And Jeremiah 7:2-7: “Stand at the gate of the LORD’s house and there proclaim this message: “‘Hear the word of the LORD, all you people of Judah who come through these gates to worship the LORD. 3This is what the LORD Almighty, the God of Israel, says: Reform your ways and your actions, and I will let you live in this place. 4Do not trust in deceptive words and say, “This is the temple of the LORD, the temple of the LORD, the temple of the LORD!” 5If you really change your ways and your actions and deal with each other justly, 6if you do not oppress the foreigner, the fatherless or the widow and do not shed innocent blood in this place, and if you do not follow other gods to your own harm, 7then I will let you live in this place, in the land I gave your ancestors for ever and ever.”
Verna writes: “The church missed its high calling to be the new thing in the world when it decided to worship Jesus instead of following him… Worship is setting Jesus on a pedestal, distancing him, enshrining (enshrouding) him in liturgies, stained glass windows, biblical translations, medallions, pilgrimages to places where he walked – the whole nine yards. Following him is doing what he did, weeping over a situation that was so far removed from the dream of God and spending his life to make it different. Following is discipleship.” (The Dream of God, 1991)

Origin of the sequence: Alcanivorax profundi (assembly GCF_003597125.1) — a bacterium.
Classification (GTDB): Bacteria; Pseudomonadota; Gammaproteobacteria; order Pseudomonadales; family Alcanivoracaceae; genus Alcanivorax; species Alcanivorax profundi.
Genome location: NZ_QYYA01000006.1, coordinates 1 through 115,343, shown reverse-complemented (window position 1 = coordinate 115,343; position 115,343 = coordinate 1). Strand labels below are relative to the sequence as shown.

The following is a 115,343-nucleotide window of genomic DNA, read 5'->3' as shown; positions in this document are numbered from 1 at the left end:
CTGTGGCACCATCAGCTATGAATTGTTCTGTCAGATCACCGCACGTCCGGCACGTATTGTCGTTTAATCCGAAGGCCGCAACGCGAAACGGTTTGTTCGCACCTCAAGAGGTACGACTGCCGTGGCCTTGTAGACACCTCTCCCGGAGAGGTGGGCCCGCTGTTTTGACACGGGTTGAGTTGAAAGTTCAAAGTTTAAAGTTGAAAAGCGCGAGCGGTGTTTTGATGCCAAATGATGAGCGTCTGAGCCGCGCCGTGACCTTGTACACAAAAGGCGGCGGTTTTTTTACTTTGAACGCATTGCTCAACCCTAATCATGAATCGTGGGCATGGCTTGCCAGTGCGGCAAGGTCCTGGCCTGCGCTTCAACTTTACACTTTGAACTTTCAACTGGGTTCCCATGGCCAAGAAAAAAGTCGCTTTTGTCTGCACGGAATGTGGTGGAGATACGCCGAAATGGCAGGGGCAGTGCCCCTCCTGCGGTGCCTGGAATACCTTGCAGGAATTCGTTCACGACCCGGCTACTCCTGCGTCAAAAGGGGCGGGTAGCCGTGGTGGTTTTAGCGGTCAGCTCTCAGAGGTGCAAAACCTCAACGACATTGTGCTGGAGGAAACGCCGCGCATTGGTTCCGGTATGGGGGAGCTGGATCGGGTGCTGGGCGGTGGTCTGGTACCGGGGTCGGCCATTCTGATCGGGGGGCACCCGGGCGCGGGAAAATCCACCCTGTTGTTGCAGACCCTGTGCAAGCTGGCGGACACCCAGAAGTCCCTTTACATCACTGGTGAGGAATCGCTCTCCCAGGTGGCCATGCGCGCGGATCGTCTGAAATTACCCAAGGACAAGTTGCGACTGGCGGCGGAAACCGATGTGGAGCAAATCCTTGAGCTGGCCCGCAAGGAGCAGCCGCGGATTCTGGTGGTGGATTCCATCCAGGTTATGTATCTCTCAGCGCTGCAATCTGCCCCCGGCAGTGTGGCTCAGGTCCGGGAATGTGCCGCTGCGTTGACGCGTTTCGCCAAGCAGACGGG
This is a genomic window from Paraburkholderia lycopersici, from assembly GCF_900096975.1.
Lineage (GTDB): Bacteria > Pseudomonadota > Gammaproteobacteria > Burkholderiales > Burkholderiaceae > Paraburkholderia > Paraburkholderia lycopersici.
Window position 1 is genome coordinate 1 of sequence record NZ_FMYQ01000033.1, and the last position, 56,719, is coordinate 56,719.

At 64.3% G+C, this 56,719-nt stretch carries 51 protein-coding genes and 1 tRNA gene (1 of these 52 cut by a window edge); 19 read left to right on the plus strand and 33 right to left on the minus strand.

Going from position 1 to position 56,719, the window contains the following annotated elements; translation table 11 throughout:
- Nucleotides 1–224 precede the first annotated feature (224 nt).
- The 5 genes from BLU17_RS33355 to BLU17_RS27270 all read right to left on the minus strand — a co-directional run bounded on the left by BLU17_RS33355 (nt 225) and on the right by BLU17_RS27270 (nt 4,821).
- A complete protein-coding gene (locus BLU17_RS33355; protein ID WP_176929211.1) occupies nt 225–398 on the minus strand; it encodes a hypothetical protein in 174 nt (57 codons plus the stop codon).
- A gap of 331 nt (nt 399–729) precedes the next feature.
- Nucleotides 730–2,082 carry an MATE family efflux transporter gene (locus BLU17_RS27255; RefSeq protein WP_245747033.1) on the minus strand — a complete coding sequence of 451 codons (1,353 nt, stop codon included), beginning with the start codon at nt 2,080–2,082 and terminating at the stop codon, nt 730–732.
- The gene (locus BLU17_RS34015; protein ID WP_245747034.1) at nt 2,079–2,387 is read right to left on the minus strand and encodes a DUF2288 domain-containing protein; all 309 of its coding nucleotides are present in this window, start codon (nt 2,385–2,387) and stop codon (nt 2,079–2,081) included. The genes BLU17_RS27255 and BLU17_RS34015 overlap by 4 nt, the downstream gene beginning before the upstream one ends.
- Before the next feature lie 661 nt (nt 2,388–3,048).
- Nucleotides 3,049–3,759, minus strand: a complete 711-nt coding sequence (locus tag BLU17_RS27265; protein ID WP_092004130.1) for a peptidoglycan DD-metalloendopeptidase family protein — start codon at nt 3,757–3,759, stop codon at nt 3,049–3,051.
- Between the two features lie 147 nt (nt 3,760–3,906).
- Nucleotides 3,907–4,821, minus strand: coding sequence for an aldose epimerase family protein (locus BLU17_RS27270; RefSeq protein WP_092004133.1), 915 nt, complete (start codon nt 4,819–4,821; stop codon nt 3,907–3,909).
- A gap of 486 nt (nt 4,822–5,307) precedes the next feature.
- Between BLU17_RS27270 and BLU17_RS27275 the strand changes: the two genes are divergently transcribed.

Verna writes: “A Scripture community has a passion for justice. It is intensely interesting that in our religious life, we have talked much about love, but little about justice. Justice is the most fundamental concept in the Old Testament and is almost ignored in our study of Scripture. Justice is about life in community. We are more individually-minded than community-minded. Religion for many of us is very individualized, private, and personal. We wax eloquent about love and say not a word about justice. Love without justice is sentimentality.” (In Dialogue with Scripture: An Episcopal Guide to Studying the Bible, 1993)